Operating Margin is a Component of Risk Management
Operating margin provides a buffer against the inevitable rough patches that any business faces. For family businesses, layoffs and other austerity measures prompted by economic downturns or other business headwinds are especially stressful. One perspective on margin as a component of risk management is the concept of a breakeven point. The breakeven level is the sales volume that will generate enough “contribution margin” to cover the business’s fixed costs.
Estimating the breakeven level for your family business requires an assessment of which costs are fixed (over the relatively short-term), and which are truly variable with the amount of sales. Making a precise calculation is not the point, however; understanding how sensitive operating income is to changes in sales is more important than calculating precisely what level of sales corresponds to breakeven operating income.
Since public companies aren’t required to disclose their fixed and variable costs, Exhibit 3 illustrates the concepts using two hypothetical family businesses.
Company A and Company B currently generate the same 10% operating margin. But breakeven analysis reveals that Company A (with a greater proportion of variable to fixed costs) is better able to withstand a reduction in sales. Operating income for Company A does not fall to $0 unless sales tumble by a third, while revenue slipping by just 15% causes Company B to begin losing money. Panel B illustrates how a higher operating margin reduces the breakeven level for both companies. In other words, operating margin is not just about cash flow and profits, but is also an important element of risk management. Family business leaders attuned to risk should consider questions like these when analyzing operating margin:
- Does it make sense to consider changing the cost structure to emphasize fixed or variable costs more? If there is a risk that future revenues will decrease, a variable cost structure will reduce the breakeven level, whereas if the outlook is for robust revenue growth, a fixed cost structure will provide a boost to earnings growth.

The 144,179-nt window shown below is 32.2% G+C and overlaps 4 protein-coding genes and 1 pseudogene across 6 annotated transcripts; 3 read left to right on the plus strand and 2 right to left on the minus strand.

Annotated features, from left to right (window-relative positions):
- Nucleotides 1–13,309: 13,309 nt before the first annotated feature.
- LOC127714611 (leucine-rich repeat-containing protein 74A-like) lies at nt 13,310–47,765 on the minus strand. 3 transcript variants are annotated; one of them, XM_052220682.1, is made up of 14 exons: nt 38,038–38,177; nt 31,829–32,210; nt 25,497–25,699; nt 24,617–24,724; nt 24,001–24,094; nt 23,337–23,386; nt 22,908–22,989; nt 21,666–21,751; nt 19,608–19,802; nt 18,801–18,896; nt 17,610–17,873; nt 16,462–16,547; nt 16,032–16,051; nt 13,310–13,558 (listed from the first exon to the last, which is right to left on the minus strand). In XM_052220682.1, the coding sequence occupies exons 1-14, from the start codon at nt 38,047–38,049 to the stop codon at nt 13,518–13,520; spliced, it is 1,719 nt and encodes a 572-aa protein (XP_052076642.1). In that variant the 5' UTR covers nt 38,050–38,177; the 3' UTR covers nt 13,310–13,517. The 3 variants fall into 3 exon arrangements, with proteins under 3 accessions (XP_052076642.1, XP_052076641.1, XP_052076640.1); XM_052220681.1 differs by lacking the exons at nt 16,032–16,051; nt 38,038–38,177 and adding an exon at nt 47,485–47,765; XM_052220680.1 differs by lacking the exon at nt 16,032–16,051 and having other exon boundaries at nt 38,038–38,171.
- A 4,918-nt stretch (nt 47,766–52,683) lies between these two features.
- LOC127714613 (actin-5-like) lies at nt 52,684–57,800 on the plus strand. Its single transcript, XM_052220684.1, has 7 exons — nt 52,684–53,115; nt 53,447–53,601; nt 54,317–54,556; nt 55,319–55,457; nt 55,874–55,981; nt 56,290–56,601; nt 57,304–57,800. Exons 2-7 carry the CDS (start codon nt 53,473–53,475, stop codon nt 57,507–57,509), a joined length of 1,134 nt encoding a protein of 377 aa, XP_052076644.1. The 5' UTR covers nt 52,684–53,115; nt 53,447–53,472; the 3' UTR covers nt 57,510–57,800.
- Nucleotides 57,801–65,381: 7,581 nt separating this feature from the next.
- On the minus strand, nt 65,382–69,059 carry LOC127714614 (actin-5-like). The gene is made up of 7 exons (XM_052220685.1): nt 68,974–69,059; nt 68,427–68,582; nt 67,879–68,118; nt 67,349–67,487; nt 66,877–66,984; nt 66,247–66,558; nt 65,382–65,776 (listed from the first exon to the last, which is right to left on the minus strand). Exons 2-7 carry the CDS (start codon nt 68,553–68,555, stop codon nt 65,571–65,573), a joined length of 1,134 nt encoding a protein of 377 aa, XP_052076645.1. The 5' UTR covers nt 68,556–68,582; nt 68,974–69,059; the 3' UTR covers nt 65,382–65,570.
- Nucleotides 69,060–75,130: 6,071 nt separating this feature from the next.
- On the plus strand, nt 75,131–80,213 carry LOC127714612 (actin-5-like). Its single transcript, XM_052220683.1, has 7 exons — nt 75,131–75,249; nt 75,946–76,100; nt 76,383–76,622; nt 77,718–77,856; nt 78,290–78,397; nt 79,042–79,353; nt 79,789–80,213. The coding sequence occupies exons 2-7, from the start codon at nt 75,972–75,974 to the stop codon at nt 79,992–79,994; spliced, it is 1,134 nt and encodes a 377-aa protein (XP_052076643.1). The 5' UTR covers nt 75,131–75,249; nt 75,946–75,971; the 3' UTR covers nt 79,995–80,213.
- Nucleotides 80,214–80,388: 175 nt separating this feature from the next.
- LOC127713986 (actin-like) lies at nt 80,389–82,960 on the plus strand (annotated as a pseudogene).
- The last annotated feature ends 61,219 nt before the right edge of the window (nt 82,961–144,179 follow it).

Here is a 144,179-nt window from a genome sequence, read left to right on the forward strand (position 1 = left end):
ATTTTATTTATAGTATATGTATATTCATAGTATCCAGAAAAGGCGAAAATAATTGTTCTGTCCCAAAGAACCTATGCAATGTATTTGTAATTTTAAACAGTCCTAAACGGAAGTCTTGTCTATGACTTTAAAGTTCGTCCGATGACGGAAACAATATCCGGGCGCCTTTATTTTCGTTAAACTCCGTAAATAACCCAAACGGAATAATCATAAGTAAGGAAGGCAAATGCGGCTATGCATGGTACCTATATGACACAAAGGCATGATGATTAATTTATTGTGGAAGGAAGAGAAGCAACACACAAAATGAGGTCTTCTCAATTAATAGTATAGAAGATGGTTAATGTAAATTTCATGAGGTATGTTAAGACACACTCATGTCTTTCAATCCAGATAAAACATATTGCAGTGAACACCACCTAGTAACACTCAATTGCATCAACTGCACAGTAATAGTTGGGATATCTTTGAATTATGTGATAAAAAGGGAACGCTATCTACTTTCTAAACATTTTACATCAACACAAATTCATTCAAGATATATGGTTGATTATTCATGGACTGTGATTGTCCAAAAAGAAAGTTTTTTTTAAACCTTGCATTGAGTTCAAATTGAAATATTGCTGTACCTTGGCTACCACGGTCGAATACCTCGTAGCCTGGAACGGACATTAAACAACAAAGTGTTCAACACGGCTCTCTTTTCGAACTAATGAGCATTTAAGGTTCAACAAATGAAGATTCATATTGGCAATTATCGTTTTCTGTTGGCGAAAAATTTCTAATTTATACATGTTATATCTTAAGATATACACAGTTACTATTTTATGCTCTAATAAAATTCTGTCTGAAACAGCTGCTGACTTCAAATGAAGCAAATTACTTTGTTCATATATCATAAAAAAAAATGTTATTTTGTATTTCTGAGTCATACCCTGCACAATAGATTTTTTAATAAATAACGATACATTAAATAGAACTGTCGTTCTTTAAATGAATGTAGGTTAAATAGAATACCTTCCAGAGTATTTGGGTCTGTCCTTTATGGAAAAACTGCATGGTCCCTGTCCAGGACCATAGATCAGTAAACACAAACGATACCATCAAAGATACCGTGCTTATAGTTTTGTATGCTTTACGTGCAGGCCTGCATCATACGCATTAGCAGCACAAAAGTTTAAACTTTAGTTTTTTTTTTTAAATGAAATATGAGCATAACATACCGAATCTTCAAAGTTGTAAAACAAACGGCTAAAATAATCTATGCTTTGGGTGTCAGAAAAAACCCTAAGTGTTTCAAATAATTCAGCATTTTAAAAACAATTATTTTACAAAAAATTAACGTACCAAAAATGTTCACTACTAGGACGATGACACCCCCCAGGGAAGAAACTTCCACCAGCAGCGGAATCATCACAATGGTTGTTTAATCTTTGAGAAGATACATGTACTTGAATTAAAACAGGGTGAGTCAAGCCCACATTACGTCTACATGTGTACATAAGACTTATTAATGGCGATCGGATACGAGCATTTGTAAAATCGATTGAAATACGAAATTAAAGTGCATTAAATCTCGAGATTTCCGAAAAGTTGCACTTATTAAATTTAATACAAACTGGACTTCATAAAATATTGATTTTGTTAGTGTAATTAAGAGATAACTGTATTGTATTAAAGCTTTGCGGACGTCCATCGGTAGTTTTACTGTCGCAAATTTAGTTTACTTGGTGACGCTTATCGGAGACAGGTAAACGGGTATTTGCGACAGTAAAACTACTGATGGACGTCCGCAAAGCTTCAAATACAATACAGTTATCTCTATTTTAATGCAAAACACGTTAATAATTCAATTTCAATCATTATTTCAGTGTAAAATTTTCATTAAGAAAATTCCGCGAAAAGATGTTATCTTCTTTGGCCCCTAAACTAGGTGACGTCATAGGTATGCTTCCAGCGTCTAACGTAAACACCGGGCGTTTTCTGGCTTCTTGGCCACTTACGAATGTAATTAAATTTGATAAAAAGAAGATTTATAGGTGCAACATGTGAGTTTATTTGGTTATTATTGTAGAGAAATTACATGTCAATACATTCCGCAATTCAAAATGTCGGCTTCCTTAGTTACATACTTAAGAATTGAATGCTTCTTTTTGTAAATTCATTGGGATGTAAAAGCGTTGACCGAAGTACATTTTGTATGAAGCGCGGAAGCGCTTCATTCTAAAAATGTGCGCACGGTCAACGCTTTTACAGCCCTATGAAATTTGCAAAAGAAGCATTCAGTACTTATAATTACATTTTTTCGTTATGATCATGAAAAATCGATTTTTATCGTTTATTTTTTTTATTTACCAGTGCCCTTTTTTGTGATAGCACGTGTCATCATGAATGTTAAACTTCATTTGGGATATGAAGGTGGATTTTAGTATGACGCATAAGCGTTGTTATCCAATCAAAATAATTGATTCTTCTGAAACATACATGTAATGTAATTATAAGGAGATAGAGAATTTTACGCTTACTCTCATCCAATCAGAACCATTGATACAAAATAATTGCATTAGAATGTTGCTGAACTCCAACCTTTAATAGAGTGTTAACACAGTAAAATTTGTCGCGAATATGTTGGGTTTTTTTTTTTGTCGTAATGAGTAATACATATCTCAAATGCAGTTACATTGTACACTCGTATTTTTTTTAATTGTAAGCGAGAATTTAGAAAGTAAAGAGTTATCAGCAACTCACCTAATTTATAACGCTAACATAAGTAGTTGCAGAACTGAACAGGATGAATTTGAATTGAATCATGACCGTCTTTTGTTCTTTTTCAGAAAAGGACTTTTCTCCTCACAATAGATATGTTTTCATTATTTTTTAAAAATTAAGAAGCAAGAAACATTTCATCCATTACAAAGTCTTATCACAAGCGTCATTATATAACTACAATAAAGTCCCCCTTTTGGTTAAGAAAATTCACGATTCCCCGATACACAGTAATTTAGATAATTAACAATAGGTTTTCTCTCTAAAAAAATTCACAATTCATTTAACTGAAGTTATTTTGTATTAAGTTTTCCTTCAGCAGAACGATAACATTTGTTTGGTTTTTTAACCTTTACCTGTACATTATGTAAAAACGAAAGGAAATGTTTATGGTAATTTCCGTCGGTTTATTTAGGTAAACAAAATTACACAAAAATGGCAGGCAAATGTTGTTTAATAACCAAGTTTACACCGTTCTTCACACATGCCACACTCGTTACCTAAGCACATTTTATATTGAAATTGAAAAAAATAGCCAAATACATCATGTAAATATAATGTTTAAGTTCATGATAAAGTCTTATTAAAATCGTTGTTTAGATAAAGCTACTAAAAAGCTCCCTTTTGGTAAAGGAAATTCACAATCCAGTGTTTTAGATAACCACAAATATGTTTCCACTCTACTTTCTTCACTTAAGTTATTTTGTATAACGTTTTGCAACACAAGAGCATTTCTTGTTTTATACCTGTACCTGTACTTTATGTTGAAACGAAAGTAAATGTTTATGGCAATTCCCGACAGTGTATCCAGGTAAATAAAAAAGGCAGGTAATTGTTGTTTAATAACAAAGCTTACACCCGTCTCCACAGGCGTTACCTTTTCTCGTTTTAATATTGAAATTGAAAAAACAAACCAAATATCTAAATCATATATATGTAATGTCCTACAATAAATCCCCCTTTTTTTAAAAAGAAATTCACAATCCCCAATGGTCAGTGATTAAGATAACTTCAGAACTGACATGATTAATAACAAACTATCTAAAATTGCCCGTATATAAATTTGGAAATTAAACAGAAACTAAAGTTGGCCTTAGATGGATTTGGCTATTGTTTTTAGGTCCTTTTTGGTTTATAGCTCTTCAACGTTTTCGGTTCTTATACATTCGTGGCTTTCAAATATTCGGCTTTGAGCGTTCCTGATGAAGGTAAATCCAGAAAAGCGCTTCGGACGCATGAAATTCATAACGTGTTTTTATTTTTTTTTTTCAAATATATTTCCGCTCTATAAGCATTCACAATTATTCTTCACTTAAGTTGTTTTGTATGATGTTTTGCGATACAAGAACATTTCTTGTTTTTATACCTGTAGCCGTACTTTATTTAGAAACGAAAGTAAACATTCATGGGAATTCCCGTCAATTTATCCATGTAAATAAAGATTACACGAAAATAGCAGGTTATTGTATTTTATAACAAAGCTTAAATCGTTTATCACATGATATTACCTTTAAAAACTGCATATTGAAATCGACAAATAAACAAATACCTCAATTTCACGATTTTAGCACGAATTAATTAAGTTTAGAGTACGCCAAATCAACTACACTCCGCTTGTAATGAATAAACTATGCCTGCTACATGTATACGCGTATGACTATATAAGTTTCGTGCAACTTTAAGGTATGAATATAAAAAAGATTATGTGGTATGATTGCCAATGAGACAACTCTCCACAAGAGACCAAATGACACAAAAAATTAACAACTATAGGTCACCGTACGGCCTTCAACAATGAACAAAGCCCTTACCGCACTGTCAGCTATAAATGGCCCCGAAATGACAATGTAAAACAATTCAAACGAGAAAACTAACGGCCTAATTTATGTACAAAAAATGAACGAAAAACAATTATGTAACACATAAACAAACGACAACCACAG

- What is my family business’s exposure to a potential economic downturn? Does the business operate in a counter-cyclical business that has historically weathered recessions with ease, or do even mild recessions pose an existential threat to the business? We are not predicting when the next recession will occur, but that there will be one, we are quite certain. The best time to plan for that eventuality is before it comes, when the flexibility to adapt is greatest.
Diligence in Expense Management is Rewarded
No family business can save its way to prosperity: you really do have to spend money to make money. However, diligence with regard to operating expenses – in flush times as well as bad – pays dividends.
To test this theory, we reviewed operating expenses for the companies in our data set. Year-over-year growth in operating expenses across the group varies dramatically. Since extreme changes are likely the result of acquisitions or dispositions, we focused on the subset of companies for whom year-over-year operating expense growth ranged from -2.5% on the low side to +7.5% on the high side. We then further divided this group into those whose expenses grew less than +2.5% (a rough proxy for inflation), and those whose expense grew at rates higher than inflation. Exhibit 4 summarizes relevant data for these two subgroups.
The companies that were more diligent managing operating expenses were far more likely to see revenue grow faster than operating expenses. Those that failed to contain operating expenses were more likely to see margins slip because of expense growth outpacing revenue growth.
Family businesses let spending discipline slide at their own peril.
- What opportunities exist at my family business for optimizing labor costs? Are there capital investments that can promote labor efficiency?
- How does the structure of our sales & marketing function fit with our product offerings and markets served? Are there opportunities to enhance the effectiveness and efficiency of our selling and marketing efforts?
- How is our administrative staffing? Do we have the right people in the right places with the right tools to succeed?
Operating income is the foundation of your family business’s ability to pay dividends, invest in the future, and obtain attractive financing. What business is your family business in?